There were riots, there were army troops in the streets, there was death. The state defied the president; the president defied the state. Old wounds were opened, new ones were made. To watchers on television, it seemed as though Mississippi had become another country, and to people in Mississippi on both sides of the line about integration, it sometimes seemed that way, too. It was 1962. In Oxford, Mississippi, James Meredith was enrolling as the first African American undergraduate student at the University of Mississippi.
Things were quieter a few hundred miles away, in the Florida panhandle. In Tallahassee, Florida’s capital city, Maxwell Courtney was accepted to Florida State University. With an interest in math and high grades, he could have chosen to go elsewhere. He could have done that and chosen to stay in his hometown of Tallahassee: historically black Florida A&M University is just across town from the FSU campus. Courtney made another choice. He became the first African American undergraduate student to enroll at Florida State University. In his class he was the only black.
John Marks, who has served as mayor of Tallahassee, was one of nine African Americans who were part of the freshman class four years later. He has recalled that while some greeted them with kindness, in his words to an alumni publication, “ the welcome mat wasn’t exactly out. But we had each other.” Maxwell Courtney, however, had no black classmates to share his experience.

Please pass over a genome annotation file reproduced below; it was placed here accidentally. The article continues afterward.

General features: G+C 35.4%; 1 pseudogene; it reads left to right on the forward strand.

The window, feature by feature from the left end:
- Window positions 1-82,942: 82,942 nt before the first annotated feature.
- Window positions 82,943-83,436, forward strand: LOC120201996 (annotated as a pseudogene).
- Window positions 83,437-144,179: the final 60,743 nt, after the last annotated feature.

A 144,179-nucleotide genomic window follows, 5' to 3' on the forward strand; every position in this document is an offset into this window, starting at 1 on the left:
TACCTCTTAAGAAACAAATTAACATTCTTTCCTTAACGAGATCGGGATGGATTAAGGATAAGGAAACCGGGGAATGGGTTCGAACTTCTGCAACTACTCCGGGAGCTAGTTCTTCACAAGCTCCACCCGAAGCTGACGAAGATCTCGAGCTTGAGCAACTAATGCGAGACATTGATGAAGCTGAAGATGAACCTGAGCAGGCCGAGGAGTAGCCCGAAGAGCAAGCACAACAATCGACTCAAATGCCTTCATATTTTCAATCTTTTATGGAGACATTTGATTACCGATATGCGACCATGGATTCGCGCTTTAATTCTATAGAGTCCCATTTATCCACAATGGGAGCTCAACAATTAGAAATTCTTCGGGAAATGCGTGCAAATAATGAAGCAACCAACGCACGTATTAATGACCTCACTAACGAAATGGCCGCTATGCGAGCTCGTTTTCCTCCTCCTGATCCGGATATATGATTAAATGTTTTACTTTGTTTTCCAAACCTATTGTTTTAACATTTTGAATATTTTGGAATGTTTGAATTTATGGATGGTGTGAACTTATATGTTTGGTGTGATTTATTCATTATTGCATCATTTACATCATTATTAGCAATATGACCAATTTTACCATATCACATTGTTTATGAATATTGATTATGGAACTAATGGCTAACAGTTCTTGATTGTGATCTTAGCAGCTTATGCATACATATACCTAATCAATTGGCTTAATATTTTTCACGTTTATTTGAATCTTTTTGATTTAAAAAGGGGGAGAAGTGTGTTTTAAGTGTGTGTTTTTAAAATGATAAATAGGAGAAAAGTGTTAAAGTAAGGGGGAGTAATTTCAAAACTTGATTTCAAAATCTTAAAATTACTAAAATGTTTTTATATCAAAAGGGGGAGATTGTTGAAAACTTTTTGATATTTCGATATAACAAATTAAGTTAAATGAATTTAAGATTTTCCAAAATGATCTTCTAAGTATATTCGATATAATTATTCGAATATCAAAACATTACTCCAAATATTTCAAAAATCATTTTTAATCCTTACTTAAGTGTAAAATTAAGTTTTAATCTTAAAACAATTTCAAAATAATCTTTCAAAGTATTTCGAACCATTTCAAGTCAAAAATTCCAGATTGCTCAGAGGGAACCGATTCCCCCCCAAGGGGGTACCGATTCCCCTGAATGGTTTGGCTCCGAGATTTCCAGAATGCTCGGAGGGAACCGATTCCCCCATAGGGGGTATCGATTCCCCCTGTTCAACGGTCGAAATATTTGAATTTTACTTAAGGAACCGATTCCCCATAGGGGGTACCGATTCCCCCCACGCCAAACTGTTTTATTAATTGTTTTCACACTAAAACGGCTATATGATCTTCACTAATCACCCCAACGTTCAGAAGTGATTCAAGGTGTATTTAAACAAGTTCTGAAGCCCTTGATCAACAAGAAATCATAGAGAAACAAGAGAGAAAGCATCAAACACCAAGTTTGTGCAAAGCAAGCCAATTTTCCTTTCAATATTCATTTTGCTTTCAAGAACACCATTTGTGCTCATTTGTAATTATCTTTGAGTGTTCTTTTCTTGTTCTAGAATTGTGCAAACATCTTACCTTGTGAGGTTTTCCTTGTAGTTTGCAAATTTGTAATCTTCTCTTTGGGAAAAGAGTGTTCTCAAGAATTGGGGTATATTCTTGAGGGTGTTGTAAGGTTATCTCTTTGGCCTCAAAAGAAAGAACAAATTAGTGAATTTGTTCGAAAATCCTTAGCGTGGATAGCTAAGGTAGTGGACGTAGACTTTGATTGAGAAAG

There’s a statue of Maxwell Courtney on the Florida Sate University campus these days. It shows a young man with a determined expression, a book in his hand, and his head held high. During his time as an undergraduate, civil rights issues were front page news almost every day across the American south, and elsewhere. People died, people disappeared, riots flared, churches were bombed, hard words were hurled, and so were rocks. Those things, too, were just what made it into news reports. With all this going on around him, Maxwell Courtney earned a degree in mathematics with honors, and with minors in French and English.
In the Florida Memory project archive, there’s a photograph of a slightly older Maxwell Courtney than the man in the statue, a man caught looking up and smiling, as though he’s just about to say hello to someone he likes. Those two images, the resolute face in the statue and the open face in the photograph, stand as vivid memory of the courage and perspective he must have had to take the risks and face the challenges he did. The statue, by renown sculptor Sandy Proctor, was dedicated in 2004, but Maxwell Courtney never got to see it. After graduating from FSU, he moved to the Washington DC area, where he earned a master’s degree from the University of Maryland and did consulting work for the Smithsonian. He died in a boating accident in the 1970s.
1962. Part of history, and yet close enough to touch as part of living memory as well. Take a look at this UPI newsreel about integration at the University of Mississippi, and Eyes on the Prize, a documentary with archival footage and interviews of those who were there during events of the Civil Rights years. James Meredith and Maxwell Courtney both took actions of great courage in hard circumstances, and both walked a sometimes lonely path to open the way for generations to come.
Along with Maxwell Courtney, Fred Flowers and Doby Lee Flowers are honored in the FSU Integration statue. Thoughts on their legacies to come.
Photograph by Kerry Dexter
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